By Alan Bean
In Florida, Alabama, Mississippi, Louisiana and Texas there is no air conditioning on death row. Arkansas is a blessed exception.
Those who have been following the sad saga of Herman Wallace, a prisoner at Louisiana’s Angola prison who has spent 41 years in solitary confinement, know that hellish heat is but one of the many challenges he faces.
Curtis Flowers, a death row inmate in Mississippi’s Parchman prison, has shared his own struggles with the merciless summertime heat.
Now a judge has ruled that the extreme heat afflicting inmates on Angola’s death row constitutes cruel and unusual punishment.
Question: why are southern states so adamant that death row inmates should be tortured mercilessly between April and November. Is the idea to prepare them for hell? Or is it simply a way of ducking anticipated criticism from a pitiless citizenry?
Death row inmates incarcerated in unventilated cells and without access to cool water at Angola prison are being subjected to cruel and unusual punishment, a federal judge in Baton Rouge ruled Thursday (Dec. 19).
In a 102-page ruling handed down six months after the suit was filed, Judge Brian A. Jackson said the high heat levels on death row at Louisiana State Penitentiary, known as Angola, violated the 8th Amendment rights of the inmates housed there.
The suit was filed on behalf of three offenders who said the extreme temperatures exposed them to a heightened risk of irreparable harm or death because of specific health issues, like high blood pressure. But Jackson said his ruling would apply to all inmates on Angola’s death row, because prison officials could “move any death row inmate to a different tier and/or cell at any time.”
“Accordingly, the court finds that a remedy aimed at ameliorating the heat conditions throughout the death row facility is necessary to adequately vindicate plaintiffs’ rights,” the ruling read. As of February 2013, there were 82 inmates housed on Angola’s death row tiers.
The defendants in the case are the Department of Public Safety and Corrections and its head, James LeBlanc; Angola Warden Burl Cain; and Assistant Warden Angelia Norwood, who oversees the death row tiers.
Jackson ordered the defendants to draw up an action plan to “reduce and maintain the heat index in the Angola death row tiers at or below 88 degrees.” The heat index takes into account both temperature and humidity levels, and is often described as “how hot it feels.”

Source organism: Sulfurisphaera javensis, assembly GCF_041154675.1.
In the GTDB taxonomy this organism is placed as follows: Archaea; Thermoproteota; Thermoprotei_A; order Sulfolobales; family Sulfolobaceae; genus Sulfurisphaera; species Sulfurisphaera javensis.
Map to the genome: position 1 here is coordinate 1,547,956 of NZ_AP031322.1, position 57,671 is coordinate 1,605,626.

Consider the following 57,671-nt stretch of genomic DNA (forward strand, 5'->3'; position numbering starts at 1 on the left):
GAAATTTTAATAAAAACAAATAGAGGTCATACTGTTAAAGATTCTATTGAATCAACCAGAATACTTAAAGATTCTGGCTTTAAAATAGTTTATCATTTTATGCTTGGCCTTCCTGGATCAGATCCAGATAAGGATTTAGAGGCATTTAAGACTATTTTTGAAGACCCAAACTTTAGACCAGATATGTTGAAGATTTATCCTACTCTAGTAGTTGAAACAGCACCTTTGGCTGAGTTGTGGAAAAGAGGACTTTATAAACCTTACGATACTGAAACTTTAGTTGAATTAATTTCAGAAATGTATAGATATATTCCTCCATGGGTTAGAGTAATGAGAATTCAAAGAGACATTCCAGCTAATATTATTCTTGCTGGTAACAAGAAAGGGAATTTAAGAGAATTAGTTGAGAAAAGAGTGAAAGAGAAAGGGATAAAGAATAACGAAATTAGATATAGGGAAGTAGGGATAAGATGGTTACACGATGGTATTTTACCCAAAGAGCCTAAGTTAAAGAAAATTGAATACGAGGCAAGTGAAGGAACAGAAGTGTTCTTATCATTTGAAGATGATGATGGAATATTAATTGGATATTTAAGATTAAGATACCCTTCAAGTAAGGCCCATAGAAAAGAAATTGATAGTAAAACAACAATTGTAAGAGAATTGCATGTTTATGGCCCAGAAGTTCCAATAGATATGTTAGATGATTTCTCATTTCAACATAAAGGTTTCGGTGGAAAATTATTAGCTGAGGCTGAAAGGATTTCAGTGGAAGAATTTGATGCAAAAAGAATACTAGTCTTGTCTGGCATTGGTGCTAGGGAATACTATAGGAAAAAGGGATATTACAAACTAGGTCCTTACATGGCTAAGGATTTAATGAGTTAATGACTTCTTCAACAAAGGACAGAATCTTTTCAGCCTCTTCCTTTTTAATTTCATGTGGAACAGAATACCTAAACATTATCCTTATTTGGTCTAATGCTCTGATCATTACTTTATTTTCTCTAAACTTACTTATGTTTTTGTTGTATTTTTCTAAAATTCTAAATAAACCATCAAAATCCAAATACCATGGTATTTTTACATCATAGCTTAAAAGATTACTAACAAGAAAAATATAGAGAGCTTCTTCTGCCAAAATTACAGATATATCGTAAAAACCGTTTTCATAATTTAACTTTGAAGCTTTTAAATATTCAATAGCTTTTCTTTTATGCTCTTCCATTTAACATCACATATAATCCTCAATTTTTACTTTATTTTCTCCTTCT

Additionally, Jackson ordered the defendants to maintain this temperature between April 1 and Oct. 31 — the hottest months of the year in Louisiana — by monitoring and reporting the heat levels every two hours. Especially at-risk inmates must also be supplied with 24-hour access to cold water and cool showers, the ruling said.
The defendants’ action plan on how to fulfill these mandates must be submitted by Feb. 17. Plaintiffs have until March 10 to respond. By that date, the court will also have appointed a “special master” to ensure the plan is being implemented.
Corrections press secretary Pam Laborde said that the department was carefully reviewing Jackson’s ruling, but it would most likely appeal.
The suit was filed in Louisiana’s Middle District Court in Baton Rouge in June by New Orleans-based advocacy group the Promise of Justice Initiative on behalf of three convicted murderers currently housed on Angola’s death row: Elzie Ball, 60; Nathaniel Code, 57; and James Magee, 32.
All three men have high blood pressure and other health concerns they said were exacerbated by the high temperatures. The death row tiers are cooled using fans and do not have air conditioning.
During the August trial, the three plaintiffs were allowed to testify in court. Ball called the heat “indescribable” while Magee said it felt like a sauna in the morning and an oven in the afternoon. Code said he often experienced waves of dizziness and disorientation in the summer months.
Mercedes Montagnes, staff attorney for the Promise of Justice Initiative, said Thursday there was a “very positive” reaction to the ruling among her colleagues. Responding to the longer than expected period between the three-day trial and the ruling, Montagnes said she believed Jackson was “making a really considered ruling and giving everyone a fair opportunity to be heard.”
She said remedying the heat situation probably would involve installing a climate control system on the tiers. While prison officials during the trial said this would be outside of their budget to undertake, Montagnes said she thought the issue could be fixed with some “pretty minor adjustments.”
The trial was a rocky one for state and prison attorneys. At one point, Warden Burl Cain apologized after it was revealed that prison staff members had been ordered to erect awnings and spray cool water on the outside walls of the tier. Both of those actions could have irrevocably damaged temperature data the court was collecting for use in the trial.
Jackson also criticized the department for using fiscal issues as a reason for not undertaking changes to the prison’s climate controls. He reiterated this in Thursday’s ruling, saying, “Defendants’ purported financial hardships ‘can never be an
adequate justification for depriving any person of his constitutional rights.'”
Code was convicted of killing eight people, including three minors, in the mid-1980s in Shreveport. Ball killed a beer delivery man during a robbery in 1996 in Jefferson Parish. Magee was convicted in 2007 of fatally shooting his wife, Adrienne, and his 5-year-old son, Zach, near Mandeville, as well as trying to kill his two daughters.
Angola is on 18,000 acres of farmland, around 60 miles northwest of Baton Rouge. It houses 5,149 prisoners and is the state’s only maximum security prison. The prison is most commonly known for its controversial biannual prison rodeo.